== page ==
In the lab and in the clinic, alisertib with TAK-228 excels against solid tumors
Two University of Colorado Cancer Center studies were presented this weekend at the AACR-NCI-EORTC Molecular Targets and Cancer Therapeutics Meeting in Philadelphia, PA showing that using the drug alisertib along with the drug TAK-228 is more effective against triple-negative breast cancer and solid tumors than either drug alone. The first study details the scientific work that forms the basis for the second study, which presents results of an ongoing phase 1 dose-escalation clinical trial of this combination in patients with advanced solid tumors.
Previous work implicates a kinase called Aurora A in the development and growth of breast cancer. The drug alisertib inhibits this kinase. This drug has the ability to kill many types of cancer cells; however, rather than dying in response to aurora A kinase inhibition, some triple-negative breast cancer cells enter a sleep-like state known as senescence. Senescence may be good - cells stop dividing quickly - but cell death is better.
"Unfortunately, even in this senescent state, triple-negative breast cancer cells can signal their neighbors to grow," says Jennifer Diamond, MD, investigator at CU Cancer Center and the study's first author. In fact, work in the Diamond lab and elsewhere shows that when triple-negative breast cancer cells become senescent, the cancer can, in fact, continue to grow.
The Diamond lab has also shown that when triple-negative breast cancer cells are treated with aurora A kinase inhibitors, they increase their signaling through a pathway known as mTOR.
"The first study we presented shows that mTOR is important for these cells to maintain senescence," Diamond says.
When the group used TAK-228 to block mTOR signaling, instead of becoming senescent, triple-negative breast cancer cells died. In other words, it seemed as if these cells were using mTOR to escape alisertib. And using TAK-228 to block mTOR nixed this escape.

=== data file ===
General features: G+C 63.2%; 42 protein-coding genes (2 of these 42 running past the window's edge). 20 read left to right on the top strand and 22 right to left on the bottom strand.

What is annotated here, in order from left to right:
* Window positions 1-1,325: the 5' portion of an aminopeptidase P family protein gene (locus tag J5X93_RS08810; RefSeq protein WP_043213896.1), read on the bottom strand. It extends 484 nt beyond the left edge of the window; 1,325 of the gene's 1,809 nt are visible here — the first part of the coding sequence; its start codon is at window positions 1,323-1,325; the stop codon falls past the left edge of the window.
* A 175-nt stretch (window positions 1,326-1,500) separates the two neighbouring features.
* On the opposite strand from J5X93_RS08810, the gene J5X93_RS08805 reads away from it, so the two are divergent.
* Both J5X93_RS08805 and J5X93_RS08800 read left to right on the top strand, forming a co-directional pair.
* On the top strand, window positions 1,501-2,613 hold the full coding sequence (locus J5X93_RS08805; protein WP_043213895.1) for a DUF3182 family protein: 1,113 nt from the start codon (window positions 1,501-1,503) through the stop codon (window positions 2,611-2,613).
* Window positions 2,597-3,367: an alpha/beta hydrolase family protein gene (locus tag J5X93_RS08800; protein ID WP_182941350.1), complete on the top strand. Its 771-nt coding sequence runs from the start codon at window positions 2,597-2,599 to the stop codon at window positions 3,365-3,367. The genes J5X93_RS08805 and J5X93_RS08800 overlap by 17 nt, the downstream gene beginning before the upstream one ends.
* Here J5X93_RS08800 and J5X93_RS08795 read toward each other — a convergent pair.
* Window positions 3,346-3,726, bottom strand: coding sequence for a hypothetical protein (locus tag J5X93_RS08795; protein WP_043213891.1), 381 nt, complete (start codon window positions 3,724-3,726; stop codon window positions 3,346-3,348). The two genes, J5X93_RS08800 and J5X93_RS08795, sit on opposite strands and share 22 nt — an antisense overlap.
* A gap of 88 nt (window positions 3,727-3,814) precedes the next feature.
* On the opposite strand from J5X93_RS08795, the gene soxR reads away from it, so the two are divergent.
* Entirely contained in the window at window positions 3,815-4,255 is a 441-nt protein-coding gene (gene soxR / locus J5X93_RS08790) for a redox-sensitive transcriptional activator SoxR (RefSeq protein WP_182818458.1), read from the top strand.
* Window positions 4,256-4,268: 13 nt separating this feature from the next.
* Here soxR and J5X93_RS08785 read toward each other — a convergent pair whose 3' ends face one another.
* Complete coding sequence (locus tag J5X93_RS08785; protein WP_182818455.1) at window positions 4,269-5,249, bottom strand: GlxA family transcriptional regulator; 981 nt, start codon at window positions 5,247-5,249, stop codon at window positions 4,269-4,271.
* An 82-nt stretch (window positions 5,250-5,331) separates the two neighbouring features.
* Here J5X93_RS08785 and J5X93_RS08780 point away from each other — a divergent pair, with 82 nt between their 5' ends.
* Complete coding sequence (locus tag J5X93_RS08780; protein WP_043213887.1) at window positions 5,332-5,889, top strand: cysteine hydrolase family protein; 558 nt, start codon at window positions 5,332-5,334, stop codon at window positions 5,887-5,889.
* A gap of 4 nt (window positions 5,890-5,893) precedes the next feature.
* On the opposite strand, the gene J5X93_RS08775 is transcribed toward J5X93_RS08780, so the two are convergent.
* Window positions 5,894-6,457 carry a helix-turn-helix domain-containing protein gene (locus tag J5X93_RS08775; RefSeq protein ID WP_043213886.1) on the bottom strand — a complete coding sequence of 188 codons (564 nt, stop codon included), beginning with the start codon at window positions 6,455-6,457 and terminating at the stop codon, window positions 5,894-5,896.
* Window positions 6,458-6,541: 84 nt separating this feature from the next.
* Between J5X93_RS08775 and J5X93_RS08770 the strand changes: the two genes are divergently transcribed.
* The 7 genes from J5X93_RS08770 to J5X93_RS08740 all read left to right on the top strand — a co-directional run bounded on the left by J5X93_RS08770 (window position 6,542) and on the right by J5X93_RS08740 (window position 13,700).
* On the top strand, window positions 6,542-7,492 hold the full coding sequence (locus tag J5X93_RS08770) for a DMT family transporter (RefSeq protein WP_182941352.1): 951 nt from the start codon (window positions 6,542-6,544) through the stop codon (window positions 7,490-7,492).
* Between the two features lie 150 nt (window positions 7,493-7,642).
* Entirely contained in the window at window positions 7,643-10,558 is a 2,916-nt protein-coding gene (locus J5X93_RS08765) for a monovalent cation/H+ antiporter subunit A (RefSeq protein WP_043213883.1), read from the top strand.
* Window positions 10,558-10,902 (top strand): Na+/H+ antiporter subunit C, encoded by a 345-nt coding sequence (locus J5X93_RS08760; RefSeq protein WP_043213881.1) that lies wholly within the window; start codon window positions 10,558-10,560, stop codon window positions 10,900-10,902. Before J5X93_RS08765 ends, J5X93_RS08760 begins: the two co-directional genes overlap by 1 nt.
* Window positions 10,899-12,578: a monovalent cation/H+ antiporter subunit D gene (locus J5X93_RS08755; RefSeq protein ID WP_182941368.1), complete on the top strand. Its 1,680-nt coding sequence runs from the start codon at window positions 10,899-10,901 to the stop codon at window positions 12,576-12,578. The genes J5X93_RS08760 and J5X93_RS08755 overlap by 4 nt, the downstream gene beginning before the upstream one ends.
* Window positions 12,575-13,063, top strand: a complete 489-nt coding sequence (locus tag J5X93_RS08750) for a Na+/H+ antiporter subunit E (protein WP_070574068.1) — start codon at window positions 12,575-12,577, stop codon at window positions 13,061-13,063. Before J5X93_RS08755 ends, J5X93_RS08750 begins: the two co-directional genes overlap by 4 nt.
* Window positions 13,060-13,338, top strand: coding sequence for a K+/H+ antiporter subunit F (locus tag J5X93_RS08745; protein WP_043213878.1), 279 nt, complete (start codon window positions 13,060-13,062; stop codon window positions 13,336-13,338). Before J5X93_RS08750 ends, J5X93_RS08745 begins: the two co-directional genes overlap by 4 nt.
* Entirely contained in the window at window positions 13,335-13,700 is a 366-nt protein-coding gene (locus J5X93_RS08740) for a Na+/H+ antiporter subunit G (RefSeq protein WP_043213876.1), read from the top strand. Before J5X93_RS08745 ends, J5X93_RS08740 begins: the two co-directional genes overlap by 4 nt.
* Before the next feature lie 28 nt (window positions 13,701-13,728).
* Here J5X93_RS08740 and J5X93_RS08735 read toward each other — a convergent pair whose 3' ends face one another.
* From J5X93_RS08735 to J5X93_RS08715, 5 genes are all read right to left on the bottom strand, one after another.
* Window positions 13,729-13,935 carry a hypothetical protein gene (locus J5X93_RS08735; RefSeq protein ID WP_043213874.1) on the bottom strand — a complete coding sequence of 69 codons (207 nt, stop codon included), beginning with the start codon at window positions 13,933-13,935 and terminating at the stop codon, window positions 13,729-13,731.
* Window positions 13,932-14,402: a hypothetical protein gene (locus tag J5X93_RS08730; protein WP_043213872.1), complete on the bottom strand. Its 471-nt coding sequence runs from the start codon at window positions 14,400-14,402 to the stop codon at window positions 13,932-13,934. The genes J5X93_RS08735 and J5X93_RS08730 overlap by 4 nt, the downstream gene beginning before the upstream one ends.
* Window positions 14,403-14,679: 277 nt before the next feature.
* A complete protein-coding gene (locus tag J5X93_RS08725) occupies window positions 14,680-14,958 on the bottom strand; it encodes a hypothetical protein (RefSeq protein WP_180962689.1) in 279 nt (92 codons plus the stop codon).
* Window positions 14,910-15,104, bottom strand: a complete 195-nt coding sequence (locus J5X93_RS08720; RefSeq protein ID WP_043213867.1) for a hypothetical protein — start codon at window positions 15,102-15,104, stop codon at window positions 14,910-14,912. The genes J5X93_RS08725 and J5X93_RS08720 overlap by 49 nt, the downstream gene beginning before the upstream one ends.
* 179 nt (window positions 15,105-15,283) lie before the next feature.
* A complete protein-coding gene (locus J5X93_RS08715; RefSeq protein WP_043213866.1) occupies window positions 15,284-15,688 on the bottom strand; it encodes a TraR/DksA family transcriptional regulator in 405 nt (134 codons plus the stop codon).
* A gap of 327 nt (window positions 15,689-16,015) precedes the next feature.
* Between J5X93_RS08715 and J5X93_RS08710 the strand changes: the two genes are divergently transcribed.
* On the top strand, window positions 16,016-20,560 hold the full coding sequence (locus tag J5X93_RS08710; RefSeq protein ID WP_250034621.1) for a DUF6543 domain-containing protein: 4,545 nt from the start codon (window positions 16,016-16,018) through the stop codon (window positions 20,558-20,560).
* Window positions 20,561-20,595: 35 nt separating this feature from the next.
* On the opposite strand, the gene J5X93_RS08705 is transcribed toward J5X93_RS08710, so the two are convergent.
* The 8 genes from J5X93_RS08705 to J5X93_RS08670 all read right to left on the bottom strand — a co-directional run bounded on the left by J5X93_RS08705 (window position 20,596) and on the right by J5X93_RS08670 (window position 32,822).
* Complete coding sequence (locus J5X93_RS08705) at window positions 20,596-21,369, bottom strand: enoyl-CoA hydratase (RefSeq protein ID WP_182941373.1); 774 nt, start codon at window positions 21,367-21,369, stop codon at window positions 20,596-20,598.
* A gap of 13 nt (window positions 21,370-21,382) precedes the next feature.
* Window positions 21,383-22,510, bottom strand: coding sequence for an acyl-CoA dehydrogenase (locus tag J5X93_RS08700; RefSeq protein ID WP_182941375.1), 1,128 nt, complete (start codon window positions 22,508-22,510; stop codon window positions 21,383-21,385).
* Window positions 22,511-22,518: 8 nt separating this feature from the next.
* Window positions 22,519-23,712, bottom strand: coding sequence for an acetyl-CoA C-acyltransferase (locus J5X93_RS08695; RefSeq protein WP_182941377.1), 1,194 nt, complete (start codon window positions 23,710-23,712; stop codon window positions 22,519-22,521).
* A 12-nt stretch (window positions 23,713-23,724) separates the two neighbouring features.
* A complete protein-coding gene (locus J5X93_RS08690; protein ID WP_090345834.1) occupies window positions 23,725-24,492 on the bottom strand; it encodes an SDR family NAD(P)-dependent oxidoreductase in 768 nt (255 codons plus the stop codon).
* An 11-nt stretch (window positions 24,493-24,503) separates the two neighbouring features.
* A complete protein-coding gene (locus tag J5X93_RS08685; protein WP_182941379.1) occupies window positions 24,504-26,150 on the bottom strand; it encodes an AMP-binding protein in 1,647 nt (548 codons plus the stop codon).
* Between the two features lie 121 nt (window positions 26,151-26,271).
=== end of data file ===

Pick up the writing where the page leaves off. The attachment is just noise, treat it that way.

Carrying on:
To confirm this effect, the group collaborated with James Orth, PhD, assistant research professor at CU Boulder, to apply a fluorescent labeling system to show where cells treated with each drug alone and in combination were in their cycle of replication. Alone, alisertib and TAK-228 each resulted in cell cycle arrest - the cells stopped partway through the cell cycle to become senescent. When the group combined alisertib with TAK-228, instead of cell cycle arrest, cancer cells entered the cell death known as apoptosis.
"Now we had this rational combination," Diamond says. The group submitted their findings through the investigator-initiated research program of the company Takeda, which manufactures both alisertib and TAK-228. "We were approved," Diamond says. "They would provide the drug and we would run the study."
Led by Diamond and presented by first author, CU Cancer Center investigator, S. Lindsey Davis, MD, the phase 1 clinical trial (NCT02719691) of alisertib with TAK-228 in patients with advanced solid tumors opened in 2016. Results presented this weekend of 16 patients treated in the ongoing trial show that the combination was generally well-tolerated, with the most common side effects being fatigue (19%) and decreased neutrophil count (31%). The maximum tolerated dose was found to be a cycle of 30mg of alisertib each day for a week, followed by two weeks off, combined with 2mg of TAK-228 every day.
"We had multiple patients that were on the trial for a long time - a breast cancer patients who was on treatment for over a year and a prostate cancer patient whose disease continues to be under control for almost a year, both good results for a phase 1 study," Diamond says.
The drug's promise now results in an expansion of the trial to an additional 20 patients, which is meant to further refine appropriate dosing and dose schedules, and to work toward identifying the characteristics of patients most likely to benefit from the combination.
"I think it's promising," Diamond says. "We definitely had patients who saw clinical benefit from the treatment."
Provided by CU Anschutz Medical Campus